Soil warming has the potential to alter both soil and plant processes that affect carbon (C) storage in forest ecosystems. DOE-supported scientists have quantified these effects in a large, long-term (7-year) soil-warming study in a deciduous forest in New England. Soil warming has resulted in C losses from the soil and stimulated C gains in the woody tissue of trees. The warming-enhanced decay of soil organic matter also released enough additional inorganic nitrogen (N) into the soil solution to support the observed increases in plant C storage. Although soil warming has resulted in a cumulative net loss of C, the annual net losses generally decreased over time as plant C storage increased. In the seventh year, warming-induced soil C losses were almost totally compensated for by plant C gains. The research team attributes plant gains primarily to warming-induced increases in N availability. This study underscores the importance of incorporating C–N interactions in atmosphere–ocean–land earth system models to accurately simulate land feedbacks to the climate system.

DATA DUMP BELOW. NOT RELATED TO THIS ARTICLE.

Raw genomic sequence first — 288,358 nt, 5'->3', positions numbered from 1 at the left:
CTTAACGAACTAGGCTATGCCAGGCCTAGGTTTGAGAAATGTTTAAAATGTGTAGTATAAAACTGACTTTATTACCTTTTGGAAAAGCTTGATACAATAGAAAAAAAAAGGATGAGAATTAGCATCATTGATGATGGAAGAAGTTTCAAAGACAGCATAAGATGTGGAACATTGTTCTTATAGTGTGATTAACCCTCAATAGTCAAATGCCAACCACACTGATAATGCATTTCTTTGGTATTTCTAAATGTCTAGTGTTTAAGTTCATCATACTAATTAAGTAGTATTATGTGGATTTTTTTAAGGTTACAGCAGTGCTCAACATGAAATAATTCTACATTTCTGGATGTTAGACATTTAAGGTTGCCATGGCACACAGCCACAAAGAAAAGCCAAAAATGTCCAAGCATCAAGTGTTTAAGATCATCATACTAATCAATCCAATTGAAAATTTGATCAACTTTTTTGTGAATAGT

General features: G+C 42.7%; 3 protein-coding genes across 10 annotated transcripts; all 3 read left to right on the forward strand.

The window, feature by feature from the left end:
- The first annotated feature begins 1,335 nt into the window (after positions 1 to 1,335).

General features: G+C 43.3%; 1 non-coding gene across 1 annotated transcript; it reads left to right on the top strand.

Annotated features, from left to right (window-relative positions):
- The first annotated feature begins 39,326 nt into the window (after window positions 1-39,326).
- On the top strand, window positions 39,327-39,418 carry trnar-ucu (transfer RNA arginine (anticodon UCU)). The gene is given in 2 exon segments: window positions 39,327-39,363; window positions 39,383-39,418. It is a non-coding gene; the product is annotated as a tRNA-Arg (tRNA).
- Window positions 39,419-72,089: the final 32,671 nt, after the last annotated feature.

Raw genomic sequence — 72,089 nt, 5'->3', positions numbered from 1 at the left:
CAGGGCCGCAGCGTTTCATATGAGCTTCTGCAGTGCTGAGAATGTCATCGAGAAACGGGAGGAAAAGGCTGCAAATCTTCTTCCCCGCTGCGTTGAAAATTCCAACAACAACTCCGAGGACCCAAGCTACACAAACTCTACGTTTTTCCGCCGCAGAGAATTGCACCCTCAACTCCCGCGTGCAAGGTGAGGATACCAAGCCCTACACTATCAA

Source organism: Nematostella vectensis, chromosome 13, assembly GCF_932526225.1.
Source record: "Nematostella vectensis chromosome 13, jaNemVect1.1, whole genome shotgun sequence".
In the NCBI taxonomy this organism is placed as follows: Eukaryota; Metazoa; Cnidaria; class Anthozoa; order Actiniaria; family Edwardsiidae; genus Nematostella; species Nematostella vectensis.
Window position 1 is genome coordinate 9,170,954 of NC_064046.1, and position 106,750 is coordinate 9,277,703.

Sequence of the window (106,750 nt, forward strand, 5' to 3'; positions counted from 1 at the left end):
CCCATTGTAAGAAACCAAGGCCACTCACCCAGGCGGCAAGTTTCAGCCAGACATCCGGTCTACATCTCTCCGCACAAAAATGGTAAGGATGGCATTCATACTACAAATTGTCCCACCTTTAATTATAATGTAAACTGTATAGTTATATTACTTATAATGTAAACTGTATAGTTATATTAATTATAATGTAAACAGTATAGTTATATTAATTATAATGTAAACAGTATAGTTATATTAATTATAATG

References: Melillo, J. M., S. Butler, J. Johnson, J. Mohan, P. Steudler, H. Lux, E. Burrows, F. Bowles, R. Smith, L. Scott, C. Vario, T. Hill, A. Burton, Y. M. Zhou, and J. Tang. 2011. "Soil Warming, Carbon-Nitrogen Interactions, and Forest Carbon Budgets," Proceedings of the National Academy of Sciences 108, 9508–9512.
Contact: Mike Kuperberg, SC-23.1, (301) 903-3281, Daniel Stover, SC-23.1, (301) 903-0289
SC-33.1 Earth and Environmental Sciences Division, BER
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